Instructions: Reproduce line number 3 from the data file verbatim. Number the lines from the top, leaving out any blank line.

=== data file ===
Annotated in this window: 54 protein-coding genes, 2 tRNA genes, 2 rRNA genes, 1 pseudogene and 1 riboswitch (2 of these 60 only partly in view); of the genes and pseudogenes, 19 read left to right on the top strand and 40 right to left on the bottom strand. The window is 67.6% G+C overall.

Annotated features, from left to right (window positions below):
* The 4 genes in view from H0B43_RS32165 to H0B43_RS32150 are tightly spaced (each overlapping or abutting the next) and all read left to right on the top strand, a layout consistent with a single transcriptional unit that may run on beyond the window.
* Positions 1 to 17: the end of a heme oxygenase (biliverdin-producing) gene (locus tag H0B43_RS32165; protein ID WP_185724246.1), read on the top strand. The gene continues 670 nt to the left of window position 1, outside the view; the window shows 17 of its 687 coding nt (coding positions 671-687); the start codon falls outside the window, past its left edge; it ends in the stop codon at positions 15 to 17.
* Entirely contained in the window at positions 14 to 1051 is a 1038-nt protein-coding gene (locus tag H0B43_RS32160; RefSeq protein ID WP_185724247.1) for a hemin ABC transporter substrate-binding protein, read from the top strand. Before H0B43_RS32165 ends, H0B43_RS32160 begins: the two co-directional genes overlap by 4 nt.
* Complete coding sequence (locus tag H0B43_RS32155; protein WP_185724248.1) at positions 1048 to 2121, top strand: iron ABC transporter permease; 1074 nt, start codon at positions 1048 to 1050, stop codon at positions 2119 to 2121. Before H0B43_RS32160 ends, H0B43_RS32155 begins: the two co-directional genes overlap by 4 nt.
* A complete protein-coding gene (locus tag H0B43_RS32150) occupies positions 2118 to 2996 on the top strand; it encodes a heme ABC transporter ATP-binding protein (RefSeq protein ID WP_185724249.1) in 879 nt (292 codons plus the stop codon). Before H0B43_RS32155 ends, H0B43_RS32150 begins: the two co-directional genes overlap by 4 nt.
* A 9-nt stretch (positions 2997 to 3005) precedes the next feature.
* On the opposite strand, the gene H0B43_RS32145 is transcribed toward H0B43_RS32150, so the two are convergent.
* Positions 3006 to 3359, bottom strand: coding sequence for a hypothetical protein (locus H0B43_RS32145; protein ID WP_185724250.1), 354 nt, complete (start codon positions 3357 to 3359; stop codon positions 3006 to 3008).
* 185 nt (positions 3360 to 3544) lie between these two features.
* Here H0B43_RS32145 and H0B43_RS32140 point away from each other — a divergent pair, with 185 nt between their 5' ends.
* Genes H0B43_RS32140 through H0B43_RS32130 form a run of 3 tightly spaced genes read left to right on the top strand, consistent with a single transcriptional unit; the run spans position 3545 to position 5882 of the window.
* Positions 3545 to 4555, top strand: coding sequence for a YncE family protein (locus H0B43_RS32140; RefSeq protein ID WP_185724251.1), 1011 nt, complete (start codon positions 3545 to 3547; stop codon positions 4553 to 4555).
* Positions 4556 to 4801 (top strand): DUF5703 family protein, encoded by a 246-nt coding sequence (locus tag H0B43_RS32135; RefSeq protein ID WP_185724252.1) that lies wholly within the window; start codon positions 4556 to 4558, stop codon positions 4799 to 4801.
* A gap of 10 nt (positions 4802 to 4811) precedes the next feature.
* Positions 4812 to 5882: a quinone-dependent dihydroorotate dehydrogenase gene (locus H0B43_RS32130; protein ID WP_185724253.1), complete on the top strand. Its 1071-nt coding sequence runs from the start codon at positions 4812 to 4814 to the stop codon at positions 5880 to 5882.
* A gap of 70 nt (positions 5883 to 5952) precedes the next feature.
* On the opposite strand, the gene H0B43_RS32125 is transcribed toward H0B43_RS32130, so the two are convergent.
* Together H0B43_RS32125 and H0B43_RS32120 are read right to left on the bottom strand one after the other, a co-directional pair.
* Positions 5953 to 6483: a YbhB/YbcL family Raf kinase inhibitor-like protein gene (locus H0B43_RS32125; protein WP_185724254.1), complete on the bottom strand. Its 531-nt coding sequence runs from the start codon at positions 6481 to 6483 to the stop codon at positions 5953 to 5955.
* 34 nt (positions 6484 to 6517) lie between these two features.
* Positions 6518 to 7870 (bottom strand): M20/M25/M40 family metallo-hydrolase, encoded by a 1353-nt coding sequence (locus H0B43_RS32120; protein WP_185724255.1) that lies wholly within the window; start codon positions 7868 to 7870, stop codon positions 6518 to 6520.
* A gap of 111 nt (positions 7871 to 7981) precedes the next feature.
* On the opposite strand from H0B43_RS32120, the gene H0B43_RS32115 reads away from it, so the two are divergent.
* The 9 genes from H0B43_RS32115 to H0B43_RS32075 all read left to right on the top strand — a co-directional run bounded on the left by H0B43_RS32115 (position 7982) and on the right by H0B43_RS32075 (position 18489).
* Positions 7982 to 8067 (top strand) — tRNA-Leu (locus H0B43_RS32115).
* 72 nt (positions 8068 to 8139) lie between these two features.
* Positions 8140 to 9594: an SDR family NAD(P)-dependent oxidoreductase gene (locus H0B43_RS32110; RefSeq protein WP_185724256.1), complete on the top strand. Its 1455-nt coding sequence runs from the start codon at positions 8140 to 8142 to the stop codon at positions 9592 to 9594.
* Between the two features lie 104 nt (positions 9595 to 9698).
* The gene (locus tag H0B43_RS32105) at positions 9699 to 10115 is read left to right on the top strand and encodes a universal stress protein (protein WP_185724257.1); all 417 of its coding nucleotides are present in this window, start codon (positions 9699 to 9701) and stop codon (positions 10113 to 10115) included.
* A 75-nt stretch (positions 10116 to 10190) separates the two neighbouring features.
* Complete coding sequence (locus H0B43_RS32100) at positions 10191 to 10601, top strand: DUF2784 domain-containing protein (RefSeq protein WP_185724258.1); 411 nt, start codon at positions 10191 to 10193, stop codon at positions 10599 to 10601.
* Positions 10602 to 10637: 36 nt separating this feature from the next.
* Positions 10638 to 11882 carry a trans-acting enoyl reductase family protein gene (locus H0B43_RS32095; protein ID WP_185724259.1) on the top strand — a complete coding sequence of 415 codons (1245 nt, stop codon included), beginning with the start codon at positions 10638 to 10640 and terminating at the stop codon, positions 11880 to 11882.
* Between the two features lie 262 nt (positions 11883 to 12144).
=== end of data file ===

* The 4 genes in view from H0B43_RS32165 to H0B43_RS32150 are tightly spaced (each overlapping or abutting the next) and all read left to right on the top strand, a layout consistent with a single transcriptional unit that may run on beyond the window.